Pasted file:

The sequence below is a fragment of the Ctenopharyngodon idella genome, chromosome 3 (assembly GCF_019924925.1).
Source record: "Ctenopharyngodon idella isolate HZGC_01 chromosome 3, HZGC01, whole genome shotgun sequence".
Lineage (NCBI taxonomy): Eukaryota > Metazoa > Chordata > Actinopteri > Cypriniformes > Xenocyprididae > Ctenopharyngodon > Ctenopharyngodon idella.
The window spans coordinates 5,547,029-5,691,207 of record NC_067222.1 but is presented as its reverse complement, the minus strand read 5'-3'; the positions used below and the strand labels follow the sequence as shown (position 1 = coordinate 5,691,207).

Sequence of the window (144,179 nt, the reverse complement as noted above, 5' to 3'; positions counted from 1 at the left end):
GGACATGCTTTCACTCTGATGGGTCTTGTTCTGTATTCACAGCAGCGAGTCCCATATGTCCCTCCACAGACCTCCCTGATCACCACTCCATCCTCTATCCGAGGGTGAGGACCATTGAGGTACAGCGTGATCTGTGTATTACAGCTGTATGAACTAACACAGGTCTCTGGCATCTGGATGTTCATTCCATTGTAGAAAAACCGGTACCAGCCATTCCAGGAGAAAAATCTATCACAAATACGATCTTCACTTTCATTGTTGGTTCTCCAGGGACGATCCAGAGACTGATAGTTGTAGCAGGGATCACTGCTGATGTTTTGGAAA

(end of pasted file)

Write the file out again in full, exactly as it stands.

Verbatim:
The sequence below is a fragment of the Ctenopharyngodon idella genome, chromosome 3 (assembly GCF_019924925.1).
Source record: "Ctenopharyngodon idella isolate HZGC_01 chromosome 3, HZGC01, whole genome shotgun sequence".
Lineage (NCBI taxonomy): Eukaryota > Metazoa > Chordata > Actinopteri > Cypriniformes > Xenocyprididae > Ctenopharyngodon > Ctenopharyngodon idella.
The window spans coordinates 5,547,029-5,691,207 of record NC_067222.1 but is presented as its reverse complement, the minus strand read 5'-3'; the positions used below and the strand labels follow the sequence as shown (position 1 = coordinate 5,691,207).

Sequence of the window (144,179 nt, the reverse complement as noted above, 5' to 3'; positions counted from 1 at the left end):
GGACATGCTTTCACTCTGATGGGTCTTGTTCTGTATTCACAGCAGCGAGTCCCATATGTCCCTCCACAGACCTCCCTGATCACCACTCCATCCTCTATCCGAGGGTGAGGACCATTGAGGTACAGCGTGATCTGTGTATTACAGCTGTATGAACTAACACAGGTCTCTGGCATCTGGATGTTCATTCCATTGTAGAAAAACCGGTACCAGCCATTCCAGGAGAAAAATCTATCACAAATACGATCTTCACTTTCATTGTTGGTTCTCCAGGGACGATCCAGAGACTGATAGTTGTAGCAGGGATCACTGCTGATGTTTTGGAAA